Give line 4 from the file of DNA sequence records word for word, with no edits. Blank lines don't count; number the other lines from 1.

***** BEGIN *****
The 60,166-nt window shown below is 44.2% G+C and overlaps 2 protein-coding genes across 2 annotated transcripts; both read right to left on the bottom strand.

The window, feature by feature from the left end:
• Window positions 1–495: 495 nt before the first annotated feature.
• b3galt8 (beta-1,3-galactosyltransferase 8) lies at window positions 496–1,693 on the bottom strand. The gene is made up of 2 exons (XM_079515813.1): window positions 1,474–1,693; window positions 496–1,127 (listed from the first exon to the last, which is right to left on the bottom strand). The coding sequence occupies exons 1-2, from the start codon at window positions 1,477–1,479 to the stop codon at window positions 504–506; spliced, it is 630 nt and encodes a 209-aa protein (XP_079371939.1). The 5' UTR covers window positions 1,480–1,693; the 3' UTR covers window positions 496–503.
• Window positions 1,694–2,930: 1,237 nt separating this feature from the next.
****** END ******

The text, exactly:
• b3galt8 (beta-1,3-galactosyltransferase 8) lies at window positions 496–1,693 on the bottom strand. The gene is made up of 2 exons (XM_079515813.1): window positions 1,474–1,693; window positions 496–1,127 (listed from the first exon to the last, which is right to left on the bottom strand). The coding sequence occupies exons 1-2, from the start codon at window positions 1,477–1,479 to the stop codon at window positions 504–506; spliced, it is 630 nt and encodes a 209-aa protein (XP_079371939.1). The 5' UTR covers window positions 1,480–1,693; the 3' UTR covers window positions 496–503.